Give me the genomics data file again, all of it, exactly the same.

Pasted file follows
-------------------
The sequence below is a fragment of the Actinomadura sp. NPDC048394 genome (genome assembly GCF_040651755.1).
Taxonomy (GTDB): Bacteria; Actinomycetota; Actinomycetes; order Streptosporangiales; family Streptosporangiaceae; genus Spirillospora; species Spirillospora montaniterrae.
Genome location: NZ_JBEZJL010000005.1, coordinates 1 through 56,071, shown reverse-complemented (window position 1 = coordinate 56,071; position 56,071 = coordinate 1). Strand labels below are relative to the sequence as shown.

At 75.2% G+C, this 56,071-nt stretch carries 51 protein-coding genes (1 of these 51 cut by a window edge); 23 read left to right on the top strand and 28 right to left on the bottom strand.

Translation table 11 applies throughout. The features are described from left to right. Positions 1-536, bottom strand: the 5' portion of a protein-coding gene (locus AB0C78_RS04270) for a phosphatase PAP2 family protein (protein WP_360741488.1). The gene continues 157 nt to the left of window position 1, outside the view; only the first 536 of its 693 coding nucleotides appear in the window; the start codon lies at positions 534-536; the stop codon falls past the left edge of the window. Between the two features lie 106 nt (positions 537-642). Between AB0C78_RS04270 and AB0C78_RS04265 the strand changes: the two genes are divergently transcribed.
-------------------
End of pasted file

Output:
The sequence below is a fragment of the Actinomadura sp. NPDC048394 genome (genome assembly GCF_040651755.1).
Taxonomy (GTDB): Bacteria; Actinomycetota; Actinomycetes; order Streptosporangiales; family Streptosporangiaceae; genus Spirillospora; species Spirillospora montaniterrae.
Genome location: NZ_JBEZJL010000005.1, coordinates 1 through 56,071, shown reverse-complemented (window position 1 = coordinate 56,071; position 56,071 = coordinate 1). Strand labels below are relative to the sequence as shown.

At 75.2% G+C, this 56,071-nt stretch carries 51 protein-coding genes (1 of these 51 cut by a window edge); 23 read left to right on the top strand and 28 right to left on the bottom strand.

Translation table 11 applies throughout. The features are described from left to right. Positions 1-536, bottom strand: the 5' portion of a protein-coding gene (locus AB0C78_RS04270) for a phosphatase PAP2 family protein (protein WP_360741488.1). The gene continues 157 nt to the left of window position 1, outside the view; only the first 536 of its 693 coding nucleotides appear in the window; the start codon lies at positions 534-536; the stop codon falls past the left edge of the window. Between the two features lie 106 nt (positions 537-642). Between AB0C78_RS04270 and AB0C78_RS04265 the strand changes: the two genes are divergently transcribed.